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電子書籍詳細


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国際法における個人の自衛権

Human Rights and Personal Self-Defense in International Law

Hessbruegge, Jan Arno

Oxford University Press 2016/12
304p.
出版国: US
ISBN: 9780190655020
eISBN: 9780190655044
KNPID: EY00122658
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Full Description

While an abundance of literature covers the right of states to defend themselves against external aggression, this is the first book dedicated to the right to personal self-defense in international law. Drawing on his extensive experience as a human rights practitioner and scholar, Dr. Hessbruegge sets out in careful detail the strict requirements that human rights impose on defensive force by law enforcement authorities, especially police killings in self-defense. The book also discusses the exceptional application of the right to personal self-defense in military-led operations, notably to contain violent civilians who do not directly participate in hostilities.Human rights also establish parameters on how broad or narrow the laws can be drawn on self-defense between private persons. Setting out the prevailing international standards, the book critically examines the ongoing trend to excessively broaden self-defense laws. It also refutes the claim that there is a human right to possess firearms for self-defense purposes.In extraordinary circumstances, the right to personal self-defence sharpens human rights and allows people to defend themselves against the state. Here the author establishes that international law gives individuals the right to forcibly resist human rights violations that pose a serious risk of significant and irreparable harm. At the same time, he calls into question prevailing state practice, which fails to recognize any collective right to organized armed resistance even when it constitutes the last resort to defend against genocide or other mass atrocities.

Table of Contents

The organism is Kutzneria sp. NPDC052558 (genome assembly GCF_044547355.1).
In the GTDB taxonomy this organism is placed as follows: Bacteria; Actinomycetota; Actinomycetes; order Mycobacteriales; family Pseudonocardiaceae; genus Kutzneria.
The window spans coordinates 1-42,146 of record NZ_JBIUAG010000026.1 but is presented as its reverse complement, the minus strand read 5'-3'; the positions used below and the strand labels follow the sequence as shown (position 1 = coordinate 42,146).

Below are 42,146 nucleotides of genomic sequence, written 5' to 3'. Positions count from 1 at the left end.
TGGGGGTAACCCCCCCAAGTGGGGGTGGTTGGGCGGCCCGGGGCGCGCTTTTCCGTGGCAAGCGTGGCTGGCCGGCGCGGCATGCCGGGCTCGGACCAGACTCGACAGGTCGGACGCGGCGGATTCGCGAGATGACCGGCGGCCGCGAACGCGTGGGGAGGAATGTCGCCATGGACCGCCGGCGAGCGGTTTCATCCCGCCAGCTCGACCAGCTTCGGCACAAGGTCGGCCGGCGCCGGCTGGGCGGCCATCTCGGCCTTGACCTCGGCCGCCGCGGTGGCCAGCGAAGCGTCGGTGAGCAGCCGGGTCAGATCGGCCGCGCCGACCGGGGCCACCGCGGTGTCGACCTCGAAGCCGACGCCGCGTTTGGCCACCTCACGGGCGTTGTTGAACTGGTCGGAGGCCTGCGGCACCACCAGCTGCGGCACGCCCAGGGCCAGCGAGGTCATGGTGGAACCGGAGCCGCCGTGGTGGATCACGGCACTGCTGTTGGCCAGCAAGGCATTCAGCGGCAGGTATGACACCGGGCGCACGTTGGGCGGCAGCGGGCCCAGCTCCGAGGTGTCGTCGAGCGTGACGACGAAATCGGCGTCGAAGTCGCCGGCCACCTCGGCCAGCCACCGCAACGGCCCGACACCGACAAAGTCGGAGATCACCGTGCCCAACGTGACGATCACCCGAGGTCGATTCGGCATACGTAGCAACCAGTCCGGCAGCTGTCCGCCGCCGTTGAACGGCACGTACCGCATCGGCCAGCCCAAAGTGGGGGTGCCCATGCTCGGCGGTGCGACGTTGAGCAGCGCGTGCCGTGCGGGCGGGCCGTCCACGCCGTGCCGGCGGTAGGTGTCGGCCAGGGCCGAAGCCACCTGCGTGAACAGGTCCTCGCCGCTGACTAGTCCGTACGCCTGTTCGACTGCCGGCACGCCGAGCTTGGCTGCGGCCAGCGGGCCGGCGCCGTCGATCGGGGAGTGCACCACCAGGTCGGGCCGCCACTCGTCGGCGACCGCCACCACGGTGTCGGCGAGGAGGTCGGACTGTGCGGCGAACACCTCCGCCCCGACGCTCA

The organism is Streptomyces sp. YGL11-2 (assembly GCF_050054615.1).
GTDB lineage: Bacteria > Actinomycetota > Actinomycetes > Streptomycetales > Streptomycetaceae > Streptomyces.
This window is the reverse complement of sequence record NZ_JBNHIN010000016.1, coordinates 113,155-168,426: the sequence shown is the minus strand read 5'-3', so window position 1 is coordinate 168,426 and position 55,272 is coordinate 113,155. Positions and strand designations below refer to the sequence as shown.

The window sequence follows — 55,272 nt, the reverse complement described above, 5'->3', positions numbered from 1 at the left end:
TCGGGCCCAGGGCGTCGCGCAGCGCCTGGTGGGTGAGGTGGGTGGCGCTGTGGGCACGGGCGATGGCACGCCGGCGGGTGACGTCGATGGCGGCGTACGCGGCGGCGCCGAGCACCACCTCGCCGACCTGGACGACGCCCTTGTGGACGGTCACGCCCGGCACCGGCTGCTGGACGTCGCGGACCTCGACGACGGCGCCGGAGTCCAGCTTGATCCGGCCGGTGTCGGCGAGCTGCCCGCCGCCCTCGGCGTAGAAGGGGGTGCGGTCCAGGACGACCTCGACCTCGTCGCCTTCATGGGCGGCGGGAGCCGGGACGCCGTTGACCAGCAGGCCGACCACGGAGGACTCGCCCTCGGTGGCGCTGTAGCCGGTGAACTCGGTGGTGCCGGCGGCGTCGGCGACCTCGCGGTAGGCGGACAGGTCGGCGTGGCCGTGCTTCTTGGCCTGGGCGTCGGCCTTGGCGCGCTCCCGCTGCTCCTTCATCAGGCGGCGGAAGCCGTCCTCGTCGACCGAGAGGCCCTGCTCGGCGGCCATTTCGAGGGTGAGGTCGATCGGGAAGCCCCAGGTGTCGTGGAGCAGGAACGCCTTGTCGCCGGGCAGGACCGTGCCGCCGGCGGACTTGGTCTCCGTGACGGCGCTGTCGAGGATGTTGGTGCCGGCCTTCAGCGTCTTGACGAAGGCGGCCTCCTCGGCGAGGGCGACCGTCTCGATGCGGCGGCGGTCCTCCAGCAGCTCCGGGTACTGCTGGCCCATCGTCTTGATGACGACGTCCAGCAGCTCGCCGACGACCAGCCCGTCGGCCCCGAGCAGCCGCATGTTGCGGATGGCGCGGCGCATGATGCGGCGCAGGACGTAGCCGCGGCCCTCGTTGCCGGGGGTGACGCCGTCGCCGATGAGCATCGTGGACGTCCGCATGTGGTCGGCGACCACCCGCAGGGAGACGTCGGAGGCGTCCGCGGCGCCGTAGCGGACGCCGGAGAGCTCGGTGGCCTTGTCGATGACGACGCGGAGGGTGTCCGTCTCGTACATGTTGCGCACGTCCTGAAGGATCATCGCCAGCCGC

AcknowledgmentsChapter 1: IntroductionA. Summary of the argumentB. Delineation of the topic: What is personal self-defense?I. Distinction of self-defense from other concepts of self-helpII. Distinction between personal and interstate self-defenseC. Methodology and sourcesI. Reliance on universal and regional jurisprudenceII. Transposition of jurisprudence from other disciplines of international lawIII. Consideration of arguments from domestic jurisprudenceChapter 2: The right to personal self-defense as a general principle of lawA. No treaty provisions establishing a right to personal self-defenseB. No recognition under customary international lawC. General principles according to Article 38 (1) (c) ICJ StatuteI. Formation of general principlesII. Functions of general principlesD. The right to self-defense as a principle of natural lawI. Personal self-defense: a shared principle across cultural and religious traditionsII. Inherent moral justification of self-defenseE. The right to self-defense as a general principle derived from domestic lawI. Common classification as a right and justificationII. Comparable requirements of applicationF. Transposition of the personal self-defense principle into international lawI. International humanitarian lawII. International criminal lawIII. The law of the seaIV. The law of diplomatic relationsG. Conclusion: A universally recognized right, but no unlimited license for violenceChapter 3: A human right to self-defense?A. Positions in the academic literatureB. Lack of state recognition of a human right to self-defenseI. No recognition of a human right in international treaties or resolutionsII. Insufficient national legislative practice supporting a human rightC. Conceptual differences between the right to self-defense and human rightsI. Inalienable nature as a commonalityII. Auxiliary and relational nature of the right to self-defenseIII. No specific aim of curbing state power and abusesIV. Neutrality of the right to self-defense on the nature of the stateD. Conclusion: Right sui generis, not human rightChapter 4: Defensive force by law enforcement agentsA. Self-defense as a justified limitation of the rights to life and physical securityI. Recognition in universal and regional human rights lawII. Defensive force as a state obligationIII. Self-defense as the sole peacetime justification of deliberately lethal forceB. Formal requirement: Sufficient basis for the use of force in domestic lawI. Minimum specificationsII. PublicityIII. Parliamentary prerogative to regulate lethal forceC. Substantive requirements for self-defense as a ground of justificationI. Unlawful attack against protected individual interestsII. Immediacy of defensive actionIII. Necessity of defensive actionIV. Proportionality of defensive actionV. Defensive IntentD. Burden of Proof and evaluation of evidenceE. Post-action duties of care, accountability and remedyI. Medical care and psychosocial supportII. Duty to investigate incidents involving use of firearms and other forceIII. Duty to prosecute perpetrators of excessive forceIV. Duties to provide compensation and, exceptionally, to make amendsF. Conclusion: A deep, but narrow justification for the use of force in law enforcementChapter 5: Personal self-defense in military-led operationsA. Exceptional relevance of the personal self-defense principle in armed conflictI. Riots, violent demonstrations and opportunistic banditryII. Violent prisoners of war and interned fightersIII. Enforcement of naval blockades and ceasefire linesB. Military involvement in peacetime law enforcementC. "Naked self-defense" - a conflation of personal and interstate self-defenseD. Conclusion: Exceptional relevance of personal self-defense in military-led operationsChapter 6: Human rights standards for self-defense between private personsA. Applicability of human rights standards to self-defense between private personsB. Duty to recognize a right to self-defense between private personsC. Duty to regulate and reasonably circumscribe self-defense between private personsI. Unlawful attack on a defensible interestII. Immediate defense: An exception for victims of intra-family violence?III. Necessity and proportionalityIV. Special requirements regarding private security companiesD. Duty to investigate and prosecute excessive or unwarranted self-defenseI. Immunities from prosecutionII. Burden of proofE. No general right to possess firearms and other means of self-defenseI. Negative impact of gun proliferation on the protection of life and physical securityII. No enhancement of women's right to self-defenseIII. No effective means to pre-empt tyranny or atrocitiesIV. The right to self-defense of unarmed citizensF. Conclusion: Human rights circumscribe the ambit of private self-defenseChapter 7: Self-defense against the state - resistance against human rights violationsA. Resistance against the state - a history of opposing viewsI. Resistance as a legitimate defense against abusive governmentsII. Unassailable authority based on divine mandate or constitutional supremacyIII. Rebellion as a threat to order and stabilityIV. Balancing stability and vindication of the right to self-defenseB. Personal self-defense against unlawful individual acts of law enforcement officialsI. Resistance against extrajudicial killings, torture and other police brutalityII. No resistance against arbitrary arrest and detention if judicial remedies availableIII. Force to escape inhumane conditions of detentionIV. General limits of the right to resist individual human rights violationsC. Collective self-defense below the threshold of direct participation in armed conflictI. Limits based on the right to self-defenseII. Distinction between civilian defense groups and organized armed groupsD. Organized armed resistance against denials of the right to self-determinationI. Legal Basis for a right to organized armed resistanceII. Limits of the right to organized armed resistanceIII. Legal implications of the right to resistanceIV. No right to rebel against undemocratic governmentsE. Organized armed resistance against mass atrocitiesI. No state recognition of a right of armed resistance against mass atrocitiesII. The case for a right of armed struggle against mass atrocitiesIII. Limits of a right to resist mass atrocitiesIV. Legal implications of a right to resist mass atrocitiesV. No justification of unilateral humanitarian interventionsF. Conclusion: A right to resistance only in exceptional circumstancesChapter 8: The right to personal self-defense in a Rechtsstaat - final reflectionsBibliographyIndex